Pardon me for wandering off the rock-n-roll reservation for this one, but I tend to do that sometimes. This scorching 60s “cumbia” from Columbia comes from a digital compilation of 45s that the ethnic music blog Shellachead put together in 2012 and posted a couple of months ago. Seriously, you can buy his entire comp for $1 here.

Shellachead then did the same thing for 2013 (“Recently Acquired 45s”) and posted it here – this one’s a “name your price” special!

David Murray is the guy behind this stuff, along with multiple excellent ethic 45rpm and 78rpm compilations on Dust-to-Digital. One of my favorites of his is the recent collection of 60s Yemenese singles, “Qat, Coffee and Qambus”, which you can stream here.

So when I’m not kicking out the jams with today’s young rockers, this is where I tend to spend my time. Other ethnic platters high in rotation of late include:

Back to our normal programming next time. Meanwhile, press the play button & unbuckle those pants for maximum movement.


After a few false starts, I’ve decided to put together a blog and podcast devoted to raw 20th century ethnic music from around the world, primarily from old 78rpm records, with some room allowed for recordings up into the 1970s. I threw together the first podcast last night, and I figure it’s a good time to “launch” the thing now.

The whole purpose for the new Otherworldly and Gone blog is to provide a home for the Otherworldly and Gone podcast, and the first of what will hopefully be many podcasts is now available for download or streaming.

This first edition of the OTHERWORLDLY AND GONE podcast is an hour-long blast of 78rpm tunes from the nether regions of the world – Greece, Kenya, Cuba, Bulgaria, Morocco, Sweden and Azerbaijan among them. I call this one “Curating the Curators” because it’s a culling and selection from some of the best reissues of the past two decades, all lovingly put together by some of the most rabid and frothing ethnic music collectors on the planet.
Here’s how you can listen!

Download “Otherworldly and Gone #1 – Curating the Curators” here. (follow link, then download on that page)
Subscribe to the podcast in iTunes.
Stream the SoundCloud version (you can also download it there).
Stream the MixCloud version.

Track listing:

1.     A KOSTIS – Dertlidikos Horos / V/A, Greek Rhapsody – Instrumental Music From Greece 1905-1956 / Dust-to-Digital
2.     SPYROS PERISTERIS – Tatavliano Hasapiko / V/A, Greek Rhapsody – Instrumental Music From Greece 1905-1956 / Dust-to-Digital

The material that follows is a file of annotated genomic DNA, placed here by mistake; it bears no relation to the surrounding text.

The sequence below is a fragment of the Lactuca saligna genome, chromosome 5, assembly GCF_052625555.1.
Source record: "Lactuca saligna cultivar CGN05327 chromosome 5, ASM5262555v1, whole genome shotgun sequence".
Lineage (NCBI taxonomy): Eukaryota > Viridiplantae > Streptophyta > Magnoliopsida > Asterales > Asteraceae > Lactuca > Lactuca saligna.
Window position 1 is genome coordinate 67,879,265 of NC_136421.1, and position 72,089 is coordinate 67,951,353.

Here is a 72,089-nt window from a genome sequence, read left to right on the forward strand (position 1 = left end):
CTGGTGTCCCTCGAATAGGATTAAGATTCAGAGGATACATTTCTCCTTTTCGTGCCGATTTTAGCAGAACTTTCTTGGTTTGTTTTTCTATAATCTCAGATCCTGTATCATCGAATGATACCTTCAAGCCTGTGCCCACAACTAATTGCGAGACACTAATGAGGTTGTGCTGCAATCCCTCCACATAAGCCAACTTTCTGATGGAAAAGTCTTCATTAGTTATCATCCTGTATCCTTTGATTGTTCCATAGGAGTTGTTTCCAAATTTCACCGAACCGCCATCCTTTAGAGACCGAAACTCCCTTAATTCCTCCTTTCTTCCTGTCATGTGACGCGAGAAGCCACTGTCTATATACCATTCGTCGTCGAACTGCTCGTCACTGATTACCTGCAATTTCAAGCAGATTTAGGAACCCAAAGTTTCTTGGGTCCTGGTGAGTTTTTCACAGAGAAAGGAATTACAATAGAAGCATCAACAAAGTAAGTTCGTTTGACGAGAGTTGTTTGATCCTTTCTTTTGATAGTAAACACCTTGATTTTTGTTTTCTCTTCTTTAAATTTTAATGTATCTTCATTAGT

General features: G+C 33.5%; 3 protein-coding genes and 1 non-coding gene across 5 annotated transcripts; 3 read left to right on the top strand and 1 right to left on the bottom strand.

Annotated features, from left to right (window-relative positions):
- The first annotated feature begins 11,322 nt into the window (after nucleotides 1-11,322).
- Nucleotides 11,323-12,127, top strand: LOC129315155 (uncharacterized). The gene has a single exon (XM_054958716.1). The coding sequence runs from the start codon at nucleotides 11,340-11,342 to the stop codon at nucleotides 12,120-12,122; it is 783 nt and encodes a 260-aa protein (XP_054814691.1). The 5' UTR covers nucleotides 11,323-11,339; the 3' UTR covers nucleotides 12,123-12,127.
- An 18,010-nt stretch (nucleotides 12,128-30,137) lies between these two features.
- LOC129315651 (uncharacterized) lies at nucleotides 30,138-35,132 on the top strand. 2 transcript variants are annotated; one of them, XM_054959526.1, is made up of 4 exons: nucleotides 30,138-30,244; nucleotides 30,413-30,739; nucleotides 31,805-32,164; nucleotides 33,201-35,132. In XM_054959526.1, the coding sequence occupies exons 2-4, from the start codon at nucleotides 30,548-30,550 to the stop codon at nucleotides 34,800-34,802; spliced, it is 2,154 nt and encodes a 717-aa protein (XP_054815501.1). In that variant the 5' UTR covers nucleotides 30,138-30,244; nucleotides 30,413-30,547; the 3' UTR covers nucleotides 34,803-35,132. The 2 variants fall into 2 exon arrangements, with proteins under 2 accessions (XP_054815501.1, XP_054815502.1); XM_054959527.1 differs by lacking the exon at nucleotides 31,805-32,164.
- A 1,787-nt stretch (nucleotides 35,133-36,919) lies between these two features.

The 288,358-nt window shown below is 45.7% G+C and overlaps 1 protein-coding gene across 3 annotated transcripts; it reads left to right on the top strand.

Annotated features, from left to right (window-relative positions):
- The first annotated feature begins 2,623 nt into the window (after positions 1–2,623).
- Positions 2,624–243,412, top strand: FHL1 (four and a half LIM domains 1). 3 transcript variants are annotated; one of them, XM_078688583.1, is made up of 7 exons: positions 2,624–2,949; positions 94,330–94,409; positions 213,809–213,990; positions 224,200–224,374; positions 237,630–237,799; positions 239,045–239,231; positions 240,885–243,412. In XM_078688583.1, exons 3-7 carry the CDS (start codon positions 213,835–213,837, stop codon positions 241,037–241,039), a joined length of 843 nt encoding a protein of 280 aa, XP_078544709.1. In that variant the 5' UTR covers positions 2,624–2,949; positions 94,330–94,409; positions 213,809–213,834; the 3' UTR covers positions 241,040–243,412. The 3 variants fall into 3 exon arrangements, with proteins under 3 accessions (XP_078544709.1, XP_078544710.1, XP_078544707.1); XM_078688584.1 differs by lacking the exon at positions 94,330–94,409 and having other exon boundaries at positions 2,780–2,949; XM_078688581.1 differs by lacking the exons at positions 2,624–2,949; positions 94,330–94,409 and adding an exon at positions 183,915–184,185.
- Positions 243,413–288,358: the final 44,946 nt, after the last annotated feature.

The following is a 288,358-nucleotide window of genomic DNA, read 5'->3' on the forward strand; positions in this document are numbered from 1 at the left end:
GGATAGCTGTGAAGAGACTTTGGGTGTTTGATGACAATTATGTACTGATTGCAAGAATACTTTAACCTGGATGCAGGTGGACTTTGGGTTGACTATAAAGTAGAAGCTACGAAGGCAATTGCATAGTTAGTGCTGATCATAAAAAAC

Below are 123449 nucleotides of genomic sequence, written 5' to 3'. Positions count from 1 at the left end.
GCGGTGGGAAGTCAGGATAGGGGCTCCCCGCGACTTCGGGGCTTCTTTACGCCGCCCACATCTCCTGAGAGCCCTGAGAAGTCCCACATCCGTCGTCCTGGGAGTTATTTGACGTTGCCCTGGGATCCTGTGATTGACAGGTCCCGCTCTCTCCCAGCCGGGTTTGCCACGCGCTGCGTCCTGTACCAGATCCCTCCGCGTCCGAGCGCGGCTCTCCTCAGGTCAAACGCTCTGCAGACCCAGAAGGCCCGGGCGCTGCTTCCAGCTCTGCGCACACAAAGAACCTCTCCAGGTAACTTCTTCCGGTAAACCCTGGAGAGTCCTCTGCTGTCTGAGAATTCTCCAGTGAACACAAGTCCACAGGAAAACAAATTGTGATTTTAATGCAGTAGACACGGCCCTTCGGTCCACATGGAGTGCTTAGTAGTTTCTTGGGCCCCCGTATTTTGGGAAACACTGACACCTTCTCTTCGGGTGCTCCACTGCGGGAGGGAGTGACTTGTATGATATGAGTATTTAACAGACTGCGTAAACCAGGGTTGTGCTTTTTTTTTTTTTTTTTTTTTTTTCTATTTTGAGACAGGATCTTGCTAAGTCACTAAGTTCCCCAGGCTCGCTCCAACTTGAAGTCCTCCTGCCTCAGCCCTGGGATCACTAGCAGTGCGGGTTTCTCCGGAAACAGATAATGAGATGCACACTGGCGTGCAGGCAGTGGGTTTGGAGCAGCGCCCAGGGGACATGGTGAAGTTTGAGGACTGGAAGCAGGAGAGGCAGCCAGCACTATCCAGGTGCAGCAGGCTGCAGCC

3.     YIORGOS KATSAROS – Erchome Tico Tico Tico (I Creep Along The Walls) / V/A, Mortika – Rare Vintage Recordings from the Greek Underworld / Arko
4.     MOHAMED BERGAM – Zine Mlih (Sublime Beauty) / V/A, Kassidat – Raw 45s from Morocco / Dust-to-Digital
5.     KARLO – Gankino / V/A, Songs of the Crooked Dance – Early Bulgarian Traditional Music, 1927-42 / Yazoo
6.     GRUPO DE LA ALEGRIA – El Tambor de la Alegria / V/A, Hot Women – Women Singers From The Torried Regions / Kein & Aber Records
7.     UKRAINSKA ORCHESTRA PAWLA HUMENIUKA – Ukrainske Wesilla W Ameryci, Pt. 1 (Ukrainian Wedding in America) / V/A, Aimer et Perde / Tompkins Square Records
8.      UKRAINSKA ORCHESTRA PAWLA HUMENIUKA – Ukrainske Wesilla W Ameryci, Pt. 2 (Ukrainian Wedding in America) / V/A, Aimer et Perde / Tompkins Square Records
9.     MARIKA PAPAGIKA – Manaki Mou / The Further The Flame, The Worse It Burns Me / Mississippi /Canary Records
10. TEMIUV DAMAROV – Jeirany / Excavated Shellac Blog, February 4th, 2008 / Excavated Shellac
11. STONIK AND KIPRONO – Molido Kiruk-Yuk / V/A, Opika Pende / Dust-to-Digital Records
12. EMMANUELE CILIA – L’Istorja ta’Arturo u Maria, Part 1 / V/A, Malta’s Lost Voices / Filfla Records
13. NICK HALIAS – Mperto Pogonisio (Berat From Pogoni) / V/A, Five Years Married and Other Laments / Angry Mom Records
14. CHRISTER FALKENSTROM – Baklandets Vackra Maja / V/A, Black Mirror / Dust-to-Digital Records


I pulled in quite an ethnic music haul at Amoeba Music in San Francisco today. It’s probably the most I’ve spent in a single day on music in at least five years – thankfully mostly on credit.

While shopping at Amoeba I realized I was witnessing the store’s death rattle, which was unsurprising yet caught me a little off guard (examples: about 40 people in the enormous store on a Saturday afternoon; CD buy backs at about 25-50 cents a pop; no lines; diminished stock on just about everything; new reduced store hours (closing at 8 every night on a very high-trafficked street). I’ll write some more about that next week on my other music/film/literature blog The Hedonist Jive.